A few weeks ago I was hiking with a friend. It was a beautiful day, we were climbing a steep track to seek a magical vista. It’s the kind of afternoon I live for.
Along the way, we stopped for a drink. At which point, she offered me a piece of chocolate. Now, don’t get me wrong, I love chocolate. I have no problem eating a lot in one sitting if I feel like it. But in this moment, I didn’t. “No, thanks,” I said.
“Are you sure?” She rejoined. “It’s healthy.”
I declined again, politely, but it grated. It bothered me, all the way up that beautiful mountain.
The truth is, any food will kill you if you eat enough of it.
Even water, fundamental to life, will sign your death warrant, you if you drink enough at one time.
So how could she possibly know if that chocolate would be healthy, for me? It certainly wouldn’t have been healthy if I’d just polished off four bars in the preceding hour. It would have been plain unhealthy had it contained an ingredient I was allergic to.
Eating what your body doesn’t want, in fact, might be as unhealthy as it gets.
My body didn’t want chocolate at the point it was offered, regardless of its organic, raw ingredients. My friend, if you think about it, was asking me to over-ride my bodies appetite signals, with a mental position about ‘healthy’.
But why would she do that?
One reason might be that, if you look, you’ll find ten sources of encouragement to manage and control your body before breakfast. But almost nothing pointing to its magic.
So her comment is not surprising. At the same time, her comment wasn’t harmless.
Dig a little deeper into the result of these constant invitations, and you’ll unearth a connection between what we eat and how stressed we feel. When we eat something we are told is ‘unhealthy’, our guilt ricochets up and we feel like stupid hopeless losers.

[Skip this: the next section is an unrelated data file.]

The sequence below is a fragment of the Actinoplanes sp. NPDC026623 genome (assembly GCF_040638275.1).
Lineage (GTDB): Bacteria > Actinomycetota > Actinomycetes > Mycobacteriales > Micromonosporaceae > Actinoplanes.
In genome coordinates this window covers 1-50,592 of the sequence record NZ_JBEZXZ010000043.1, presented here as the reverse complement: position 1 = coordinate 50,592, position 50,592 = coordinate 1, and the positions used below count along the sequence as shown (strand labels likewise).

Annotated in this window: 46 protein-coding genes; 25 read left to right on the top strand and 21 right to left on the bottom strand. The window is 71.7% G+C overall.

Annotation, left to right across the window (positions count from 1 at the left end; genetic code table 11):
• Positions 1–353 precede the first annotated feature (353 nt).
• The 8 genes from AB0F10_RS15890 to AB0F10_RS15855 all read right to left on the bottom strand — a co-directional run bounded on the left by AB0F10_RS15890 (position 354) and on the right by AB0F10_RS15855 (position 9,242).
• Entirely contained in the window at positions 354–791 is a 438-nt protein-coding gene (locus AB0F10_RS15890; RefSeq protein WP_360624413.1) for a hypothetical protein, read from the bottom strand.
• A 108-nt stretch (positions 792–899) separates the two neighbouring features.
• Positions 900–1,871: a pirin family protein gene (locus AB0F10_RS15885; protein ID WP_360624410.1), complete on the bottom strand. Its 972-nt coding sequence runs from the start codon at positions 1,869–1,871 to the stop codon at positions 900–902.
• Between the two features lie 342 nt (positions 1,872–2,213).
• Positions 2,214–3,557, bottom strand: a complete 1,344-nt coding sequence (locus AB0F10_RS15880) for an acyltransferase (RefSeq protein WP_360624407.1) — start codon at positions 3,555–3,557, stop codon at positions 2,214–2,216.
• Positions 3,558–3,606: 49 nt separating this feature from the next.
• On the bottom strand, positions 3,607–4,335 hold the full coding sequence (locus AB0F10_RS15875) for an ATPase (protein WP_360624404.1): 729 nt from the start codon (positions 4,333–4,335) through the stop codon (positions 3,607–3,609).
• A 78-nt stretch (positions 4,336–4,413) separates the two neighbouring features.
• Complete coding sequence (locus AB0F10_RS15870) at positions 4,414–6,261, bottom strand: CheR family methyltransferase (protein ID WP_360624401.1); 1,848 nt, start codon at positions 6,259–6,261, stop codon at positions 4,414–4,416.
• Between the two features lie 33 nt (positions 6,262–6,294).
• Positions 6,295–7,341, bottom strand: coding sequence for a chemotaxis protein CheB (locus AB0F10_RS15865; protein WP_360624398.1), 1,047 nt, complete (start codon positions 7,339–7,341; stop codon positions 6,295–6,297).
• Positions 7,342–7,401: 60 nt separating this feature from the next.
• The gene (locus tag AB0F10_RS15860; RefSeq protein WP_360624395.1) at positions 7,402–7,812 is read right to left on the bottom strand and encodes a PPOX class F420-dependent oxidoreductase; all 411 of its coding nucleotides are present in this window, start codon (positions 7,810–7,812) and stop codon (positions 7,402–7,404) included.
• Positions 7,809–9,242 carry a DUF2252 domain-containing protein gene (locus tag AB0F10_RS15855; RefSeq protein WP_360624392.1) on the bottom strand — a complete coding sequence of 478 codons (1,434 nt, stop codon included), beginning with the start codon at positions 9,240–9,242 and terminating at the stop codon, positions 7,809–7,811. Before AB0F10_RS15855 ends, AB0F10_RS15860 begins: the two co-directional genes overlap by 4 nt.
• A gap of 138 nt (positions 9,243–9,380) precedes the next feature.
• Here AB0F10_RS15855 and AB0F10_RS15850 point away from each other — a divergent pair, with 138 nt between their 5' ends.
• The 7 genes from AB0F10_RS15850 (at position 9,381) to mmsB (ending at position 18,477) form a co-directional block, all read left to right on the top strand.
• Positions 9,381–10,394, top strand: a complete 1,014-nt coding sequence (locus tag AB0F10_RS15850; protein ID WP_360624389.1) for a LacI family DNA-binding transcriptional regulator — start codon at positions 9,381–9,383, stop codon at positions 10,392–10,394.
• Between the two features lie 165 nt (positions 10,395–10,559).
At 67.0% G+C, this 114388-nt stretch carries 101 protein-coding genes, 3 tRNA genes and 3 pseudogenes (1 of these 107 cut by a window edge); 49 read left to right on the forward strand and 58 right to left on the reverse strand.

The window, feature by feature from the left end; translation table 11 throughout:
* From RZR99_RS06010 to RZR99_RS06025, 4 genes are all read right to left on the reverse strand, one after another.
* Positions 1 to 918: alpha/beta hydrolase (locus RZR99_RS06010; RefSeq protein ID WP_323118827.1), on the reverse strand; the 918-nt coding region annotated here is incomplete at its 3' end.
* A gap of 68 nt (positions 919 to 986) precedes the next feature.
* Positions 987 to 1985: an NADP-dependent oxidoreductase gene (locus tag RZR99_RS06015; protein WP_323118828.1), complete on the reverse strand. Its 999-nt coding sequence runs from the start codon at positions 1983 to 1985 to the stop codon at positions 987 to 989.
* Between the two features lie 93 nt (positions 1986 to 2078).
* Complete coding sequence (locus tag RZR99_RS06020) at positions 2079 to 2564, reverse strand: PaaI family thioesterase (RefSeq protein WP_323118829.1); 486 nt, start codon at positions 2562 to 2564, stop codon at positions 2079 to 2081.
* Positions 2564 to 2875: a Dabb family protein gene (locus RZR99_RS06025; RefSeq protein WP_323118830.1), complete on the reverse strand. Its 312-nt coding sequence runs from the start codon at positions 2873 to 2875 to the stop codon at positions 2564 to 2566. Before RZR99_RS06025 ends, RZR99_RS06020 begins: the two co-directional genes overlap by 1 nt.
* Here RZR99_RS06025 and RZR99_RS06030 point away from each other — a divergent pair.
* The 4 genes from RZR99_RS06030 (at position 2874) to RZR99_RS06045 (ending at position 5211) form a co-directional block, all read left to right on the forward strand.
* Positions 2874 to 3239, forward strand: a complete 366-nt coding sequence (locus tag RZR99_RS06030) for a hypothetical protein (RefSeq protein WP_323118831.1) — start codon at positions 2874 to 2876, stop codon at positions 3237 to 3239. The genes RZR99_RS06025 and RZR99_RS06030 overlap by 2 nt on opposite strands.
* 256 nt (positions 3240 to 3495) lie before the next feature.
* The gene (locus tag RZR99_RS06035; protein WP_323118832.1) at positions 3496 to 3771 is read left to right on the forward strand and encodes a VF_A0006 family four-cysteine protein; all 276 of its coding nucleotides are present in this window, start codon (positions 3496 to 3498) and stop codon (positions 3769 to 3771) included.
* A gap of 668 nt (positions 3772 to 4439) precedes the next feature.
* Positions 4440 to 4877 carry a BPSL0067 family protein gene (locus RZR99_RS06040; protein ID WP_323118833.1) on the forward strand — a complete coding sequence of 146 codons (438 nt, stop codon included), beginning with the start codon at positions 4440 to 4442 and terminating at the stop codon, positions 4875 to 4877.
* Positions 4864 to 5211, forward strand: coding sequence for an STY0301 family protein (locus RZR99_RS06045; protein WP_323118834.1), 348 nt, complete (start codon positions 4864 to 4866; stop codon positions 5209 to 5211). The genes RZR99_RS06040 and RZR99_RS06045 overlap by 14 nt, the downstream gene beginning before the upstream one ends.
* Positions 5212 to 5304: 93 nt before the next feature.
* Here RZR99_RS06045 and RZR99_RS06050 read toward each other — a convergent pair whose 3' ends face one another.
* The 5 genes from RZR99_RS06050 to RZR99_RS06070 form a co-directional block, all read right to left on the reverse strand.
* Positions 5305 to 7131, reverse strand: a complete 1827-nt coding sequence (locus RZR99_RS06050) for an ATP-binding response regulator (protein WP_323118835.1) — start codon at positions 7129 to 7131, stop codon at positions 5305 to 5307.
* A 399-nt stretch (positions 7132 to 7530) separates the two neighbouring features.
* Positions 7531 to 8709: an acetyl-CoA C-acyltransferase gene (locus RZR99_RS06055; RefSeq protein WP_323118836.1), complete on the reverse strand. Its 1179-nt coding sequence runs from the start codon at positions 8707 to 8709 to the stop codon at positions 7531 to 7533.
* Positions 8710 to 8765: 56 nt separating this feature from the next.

Hello, stress. Let’s face it, this is a completely natural and normal response to any type of restriction when it comes to a fundamental need. Restrict air flow, or safety, or love – our body goes into fight or flight mode. Failure to give our body the food it wants (rather than the food we mentally decide it needs) is exactly the same.
Instead of examining the stress that restriction puts on us, the most common reaction is to try and be ‘healthy’ again.
But, this time, with more willpower and enthusiasm.
We hit the juice bar, do the raw salad lunch and eat organic steamed veg with tofu for dinner. Even if, underneath it all, we are hankering after something else. Particularly, if, underneath it all, we are hankering for something else.
After all, we have been reminded a million times already this week that our body is not to be trusted. No sir. It needs to be controlled.
So, naturally, we try to shun ‘food’ thoughts from our minds. We say no to dinner with a friend because she just doesn’t eat clean enough. We choose the ‘right’ food bar for lunch. We go about our business being a good person.
But it’s hard to be this regimented. Because it’s stressful to have to eat what’s right – on paper – and ignore the call of our bodies wants. And that kind of stress, as we know full well, is plain harmful to our health.
So what is a healthy way to think about food and our bodies?
We can start by saying no to diet culture (perhaps it should be called restriction culture). We can seek to understand what our bodies want us to feed them. Remember, food is neither inherently good nor bad. How healthy something is for us depends on the context of our particular body and situation.
Know that the health benefits of eating to suit your ‘body’ not your ‘mind’ will decrease stress because it will connect you with which foods work for you and which ones don’t.
Help build a culture that believes healthy food choices are predicated on one factor: Do you want to eat this or that right now, or not.
Your body desires it, therefore it is a good and healthy choice. Imagine!
It will signal the end of body shame, disordered eating & restrictive behavior.
It will signal the start of freedom, peace, aliveness, and way ‘healthier’ bodies.
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